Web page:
Despite lower attendance than hoped for, most enjoyed Rifle’s Westfest |

Despite lower attendance than hoped for, most enjoyed Rifle’s Westfest

John Gardner
Post Independent staff
Glenwood Springs, CO Colorado

RIFLE, Colorado – While organizers and country music star Michael Martin Murphey were hoping for large crowds at the first Westfest Festival in five years, the highly anticipated show didn’t bring in the numbers that some people expected.

Murphey and his Westfest Festival did go off without a hitch, Aug. 13-15, bringing in visitors and locals alike to the Garfield County Fairgrounds for three days of cowboy music and western culture.

According to Alan Lambert, Rifle City Councilor and a partner in the Midland Arts Company in Rifle, who had a booth at the three-day festival, said that the turnout was pretty low.

“There wasn’t a lot of people there, really,” Lambert said. “Not as much as it used to be.”

Westfest was held at the Copper Mountain Ski Area for a number of years.

Lambert said that over the weekend the art booth barely made back the $450 fee that he was charged to set up.

“We made a little more than that,” he said. “It wasn’t what we had hoped to make.”

Having gone to the festival in previous years, Lambert said that it used to draw huge crowds.

“I knew that it was going to be lighter than it used to be, but we were hoping for 3,000 [people] a day, and I don’t think it met that,” he said.

According to Barry Borchert, a Certified Public Accountant who works with Murphey’s Wildfire Productions, the event sold a total of 2,400 tickets for the three days. That number includes ticket sales at the show as well as online. Those ticket sales included single-day and multi-day passes, ranging in price from $45 for an adult for a one day ticket, to $100 for an adult for the three-day pass, according to the festival’s website,

“They were hoping for more [people],” Borchert said. “The whole thing is kind of a break even for Murphey.”

Lisa Dawson, Garfield County finance director, said that the county was hoping to make back the $150,000 that it put into the show, but wasn’t sure it would see that return.

“We were fully expecting to make it back, but looking at the preliminary numbers it looks like that is not going to happen,” Dawson said.

The City of Rifle contributed $20,000 for the event; $10,000 in cash from the Visitor Improvement Fund, and the city agreed to deduct additional police charges and other associated costs from the remaining funds allocated, according to city finance director Charles Kelty.

According to the contract between Wildfire Productions Inc. and the county, the two would split the ticket sale proceeds in half. Of the county’s half, 88 percent would go back to the county, with the remaining 12 percent going to the City of Rifle.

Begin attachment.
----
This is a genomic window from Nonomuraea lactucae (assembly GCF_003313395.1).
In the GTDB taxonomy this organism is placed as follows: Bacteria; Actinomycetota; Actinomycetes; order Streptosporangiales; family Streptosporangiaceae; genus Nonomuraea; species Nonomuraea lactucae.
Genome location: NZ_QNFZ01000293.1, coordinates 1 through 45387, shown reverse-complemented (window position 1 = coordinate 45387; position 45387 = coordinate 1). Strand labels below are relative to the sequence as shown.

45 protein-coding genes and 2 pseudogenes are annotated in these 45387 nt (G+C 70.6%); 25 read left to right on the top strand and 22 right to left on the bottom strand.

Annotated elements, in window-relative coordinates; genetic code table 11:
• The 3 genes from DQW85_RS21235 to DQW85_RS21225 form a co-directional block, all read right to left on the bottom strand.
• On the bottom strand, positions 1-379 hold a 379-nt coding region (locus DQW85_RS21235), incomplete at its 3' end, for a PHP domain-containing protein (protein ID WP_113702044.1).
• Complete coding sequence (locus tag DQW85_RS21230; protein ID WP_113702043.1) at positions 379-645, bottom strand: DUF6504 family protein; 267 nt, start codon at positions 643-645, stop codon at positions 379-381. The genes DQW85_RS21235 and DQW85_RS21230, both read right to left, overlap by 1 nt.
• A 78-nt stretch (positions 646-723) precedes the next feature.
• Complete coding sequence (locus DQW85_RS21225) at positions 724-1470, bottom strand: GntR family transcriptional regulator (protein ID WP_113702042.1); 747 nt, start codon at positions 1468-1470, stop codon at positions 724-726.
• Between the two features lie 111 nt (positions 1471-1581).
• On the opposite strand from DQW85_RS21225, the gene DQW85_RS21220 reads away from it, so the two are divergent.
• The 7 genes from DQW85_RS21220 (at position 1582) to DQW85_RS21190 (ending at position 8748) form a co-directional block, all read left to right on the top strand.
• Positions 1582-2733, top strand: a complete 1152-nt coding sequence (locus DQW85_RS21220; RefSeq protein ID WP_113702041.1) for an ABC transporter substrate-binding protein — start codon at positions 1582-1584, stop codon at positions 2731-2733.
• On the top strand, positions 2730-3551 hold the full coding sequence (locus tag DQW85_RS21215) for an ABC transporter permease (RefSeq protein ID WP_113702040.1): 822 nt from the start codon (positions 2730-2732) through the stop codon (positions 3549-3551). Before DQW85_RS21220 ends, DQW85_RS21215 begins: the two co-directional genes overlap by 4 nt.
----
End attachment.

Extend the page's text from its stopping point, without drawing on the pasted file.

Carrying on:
Dawson said that she will present a list of community activities for the Board of County Commissioners to review at a Sept. 8 worksession.

“We are hoping that at that meeting they will let us know if they are considering having Westfest back or not next year,” Dawson said.

The low attendance numbers, since the festival’s heyday with crowds of 15,000 or more, haven’t stopped Murphey from discussing future shows in Rifle, according to Borchert.

“I know they were happy enough [with this year’s show] to talk about [the possibility of returning to Rifle],” Borchert said.

Murphey released a statement through his press agent, praising Rifle for a great festival.

“It was great being in Rifle for Westfest,” Murphey said. “The people were fantastic and we felt very welcome.”

The statement included that Murphey thought the audience was enthusiastic and the music and festivities were wonderful.

The Post Independent didn’t receive a response directly from Murphey regarding the future of the festival being held in Rifle. However, he mentioned that he would like to be able to expand the festival in future years during a previous interview.

The relatively low turnout made for an uneventful weekend for local authorities.

According to Rifle Police Chief Daryl Meisner, who spent 36 hours at the festival over the three days, “The people that didn’t go missed some good music.”

From a police officer’s point of view, Meisner said there were no reports of major incidents.

“It was very smooth,” Meisner said. “There were a couple of contacts made for minor things but nothing extraordinary.”

Meisner was pleased with the success of the joint-effort Incident Command between the police department and the Rifle Fire Protection District, which was set up on site during the festival.

“It worked out well for that and allowed for us to develop a template for similar events in the future,” he said.

Volunteer coordinator Nita Smith said that she was impressed with all the people who came out to help.

“We did have a very good weekend,” she said. “Our volunteers were awesome, and we couldn’t have done it without them.”

Smith said that there were between 100 and 130 volunteers.

“We had numerous volunteers that worked all-day shifts,” Smith said. “Some worked from the time the festival started to the time it ended.

“We would really like to see Westfest come back,” Smith said.

According to Helen Rogers, Downtown Development Authority manager, the event helped out the two-day Rifle Farmers Market on Friday and Saturday.

Despite an disappointing weekend for Lambert at his booth, he said the show was very good.

“[Murphey] brought in some really good entertainment,” he said. “I was really impressed.”

Lambert said he thinks that it will take some time for this festival to get back to what it once was.

“It’s going to take a while to get people excited about it again,” he said. “You can’t just start off where you were, especially in this economy.

“There is real potential here,” he added. “I hope they will give it another try.”

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